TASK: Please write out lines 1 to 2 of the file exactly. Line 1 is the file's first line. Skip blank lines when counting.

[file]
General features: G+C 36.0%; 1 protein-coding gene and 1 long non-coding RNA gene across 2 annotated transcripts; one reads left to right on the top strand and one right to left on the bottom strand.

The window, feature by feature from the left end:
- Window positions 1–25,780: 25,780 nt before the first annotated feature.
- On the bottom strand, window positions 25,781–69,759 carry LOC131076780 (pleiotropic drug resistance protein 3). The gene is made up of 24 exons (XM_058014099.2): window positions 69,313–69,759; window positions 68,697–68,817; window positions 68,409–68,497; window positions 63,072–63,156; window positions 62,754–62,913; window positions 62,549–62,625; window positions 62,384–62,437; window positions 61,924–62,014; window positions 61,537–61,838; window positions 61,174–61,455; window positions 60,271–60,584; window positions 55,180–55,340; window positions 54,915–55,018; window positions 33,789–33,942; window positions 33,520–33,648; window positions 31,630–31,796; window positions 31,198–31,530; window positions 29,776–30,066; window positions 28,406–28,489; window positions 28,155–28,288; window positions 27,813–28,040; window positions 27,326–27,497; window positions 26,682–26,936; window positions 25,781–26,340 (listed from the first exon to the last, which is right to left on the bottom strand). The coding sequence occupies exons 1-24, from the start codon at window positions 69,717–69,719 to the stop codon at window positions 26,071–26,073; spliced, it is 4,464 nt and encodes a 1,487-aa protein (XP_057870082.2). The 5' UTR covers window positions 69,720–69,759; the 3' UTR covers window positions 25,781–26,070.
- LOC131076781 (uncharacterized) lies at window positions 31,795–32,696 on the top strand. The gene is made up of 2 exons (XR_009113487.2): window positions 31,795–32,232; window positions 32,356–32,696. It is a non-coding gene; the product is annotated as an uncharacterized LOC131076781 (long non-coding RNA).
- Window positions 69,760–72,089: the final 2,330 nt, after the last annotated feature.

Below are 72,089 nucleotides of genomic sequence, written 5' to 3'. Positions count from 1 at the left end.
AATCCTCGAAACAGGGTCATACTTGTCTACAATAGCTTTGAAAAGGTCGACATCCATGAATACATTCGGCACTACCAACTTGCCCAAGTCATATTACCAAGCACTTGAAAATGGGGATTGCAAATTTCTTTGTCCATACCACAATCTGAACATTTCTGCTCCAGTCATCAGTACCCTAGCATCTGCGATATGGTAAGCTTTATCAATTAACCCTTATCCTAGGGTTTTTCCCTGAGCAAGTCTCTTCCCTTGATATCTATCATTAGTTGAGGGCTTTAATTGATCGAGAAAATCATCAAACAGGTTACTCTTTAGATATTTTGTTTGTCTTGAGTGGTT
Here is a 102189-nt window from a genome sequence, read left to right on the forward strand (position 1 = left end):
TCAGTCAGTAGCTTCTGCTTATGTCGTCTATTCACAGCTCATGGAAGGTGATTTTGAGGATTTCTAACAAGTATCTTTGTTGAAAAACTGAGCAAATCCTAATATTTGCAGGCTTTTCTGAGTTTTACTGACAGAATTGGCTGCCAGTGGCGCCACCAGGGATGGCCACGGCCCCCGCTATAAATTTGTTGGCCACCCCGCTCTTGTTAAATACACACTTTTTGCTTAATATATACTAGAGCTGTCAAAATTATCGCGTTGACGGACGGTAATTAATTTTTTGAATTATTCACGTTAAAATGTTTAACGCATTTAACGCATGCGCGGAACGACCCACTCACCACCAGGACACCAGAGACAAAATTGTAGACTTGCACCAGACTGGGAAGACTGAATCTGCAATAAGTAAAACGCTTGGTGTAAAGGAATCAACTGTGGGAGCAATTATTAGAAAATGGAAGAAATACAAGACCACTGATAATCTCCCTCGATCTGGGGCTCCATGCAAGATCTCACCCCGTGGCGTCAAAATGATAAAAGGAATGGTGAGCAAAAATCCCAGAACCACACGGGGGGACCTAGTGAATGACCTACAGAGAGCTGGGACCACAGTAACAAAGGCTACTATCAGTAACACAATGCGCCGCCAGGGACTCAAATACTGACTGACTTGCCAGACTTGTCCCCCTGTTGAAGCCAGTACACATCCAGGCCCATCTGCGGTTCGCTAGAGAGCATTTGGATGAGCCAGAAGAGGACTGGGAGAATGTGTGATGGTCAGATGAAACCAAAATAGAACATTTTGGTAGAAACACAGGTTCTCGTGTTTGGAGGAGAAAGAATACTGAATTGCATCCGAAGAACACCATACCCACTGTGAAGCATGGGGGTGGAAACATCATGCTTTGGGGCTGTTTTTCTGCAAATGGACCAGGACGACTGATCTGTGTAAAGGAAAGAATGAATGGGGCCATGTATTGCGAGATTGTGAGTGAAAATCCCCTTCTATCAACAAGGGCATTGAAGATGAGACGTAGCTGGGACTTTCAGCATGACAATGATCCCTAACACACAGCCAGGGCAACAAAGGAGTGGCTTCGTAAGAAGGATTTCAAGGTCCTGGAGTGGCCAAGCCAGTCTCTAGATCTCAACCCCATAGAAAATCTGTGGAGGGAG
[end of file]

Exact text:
General features: G+C 36.0%; 1 protein-coding gene and 1 long non-coding RNA gene across 2 annotated transcripts; one reads left to right on the top strand and one right to left on the bottom strand.

The window, feature by feature from the left end: